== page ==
Archive for April, 2014

Footballers of the world unite!

Maybe it’s because I’m a Wildcat alum, maybe it’s because I’ve watched He Got Game one too many times, or maybe it’s because I’m a pinko-commie bastard (probably that last one), but I feel very proud about what’s been happening with Northwestern’s football team.
In a landmark decision this March, the Chicago office of the National Labor Relations Board granted Northwestern players employees status— meaning they can unionize and bargain for benefits.
No pun intended, but this is game changing.
Student athletes, especially at the Big Ten schools, reaps in millions of dollars for their institutions.  From game-day tickets to advertising dollars to the rush of applicants that athletics elicit (who, in turn, fork over thousands per year in tuition cost), college sports are a cash cow.
And what do student athletes get?  A scholarship is nice, but it’s not advanced medical care, concussion testing, basic workplace protections, or wages for hours upon hours of physically demanding labor.  It doesn’t prevent your institution from owning you and exploiting you.  And what does that scholarship mean exactly when you don’t have time to attend class because you’re busting your butt on the field?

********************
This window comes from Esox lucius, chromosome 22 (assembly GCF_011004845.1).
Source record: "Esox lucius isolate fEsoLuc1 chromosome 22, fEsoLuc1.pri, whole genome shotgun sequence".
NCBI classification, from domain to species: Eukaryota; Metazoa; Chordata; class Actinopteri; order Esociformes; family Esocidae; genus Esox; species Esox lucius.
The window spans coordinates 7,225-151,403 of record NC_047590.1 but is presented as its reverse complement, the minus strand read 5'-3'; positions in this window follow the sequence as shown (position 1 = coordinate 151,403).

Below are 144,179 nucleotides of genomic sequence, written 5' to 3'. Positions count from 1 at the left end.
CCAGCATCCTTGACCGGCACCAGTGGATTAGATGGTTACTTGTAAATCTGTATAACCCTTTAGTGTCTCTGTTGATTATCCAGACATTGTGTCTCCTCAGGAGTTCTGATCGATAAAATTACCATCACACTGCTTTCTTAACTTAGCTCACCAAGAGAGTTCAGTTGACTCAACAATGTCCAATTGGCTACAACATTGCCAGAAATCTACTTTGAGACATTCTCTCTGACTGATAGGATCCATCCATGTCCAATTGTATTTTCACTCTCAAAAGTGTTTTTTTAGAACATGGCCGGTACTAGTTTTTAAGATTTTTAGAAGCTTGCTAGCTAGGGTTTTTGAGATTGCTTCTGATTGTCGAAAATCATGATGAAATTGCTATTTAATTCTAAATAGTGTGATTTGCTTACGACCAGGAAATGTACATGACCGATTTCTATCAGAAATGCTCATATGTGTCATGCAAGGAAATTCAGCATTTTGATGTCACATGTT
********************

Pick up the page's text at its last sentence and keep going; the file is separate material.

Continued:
The NCAA, of course, argues that players are students, not professional athletes or employees.  But that excuse is a little hard to stomach when you look at the serious amount of cash they are earning off college performances.  In 2010, for example, the NCAA signed a $14 billion deal with CBS and Turner Sports for the broadcast rights to the men’s basketball tournament.  And that’s just one game.
It’s unlikely this decision will go forward with no opposition.  The national NLRB in Washington will review the decision next week, and leaders of the Northwestern’s group are visiting D.C. in anticipation of potential legislative battles down the road.  But hopefully this win will begin to upset the exploitative way the NCAA conducts its business.

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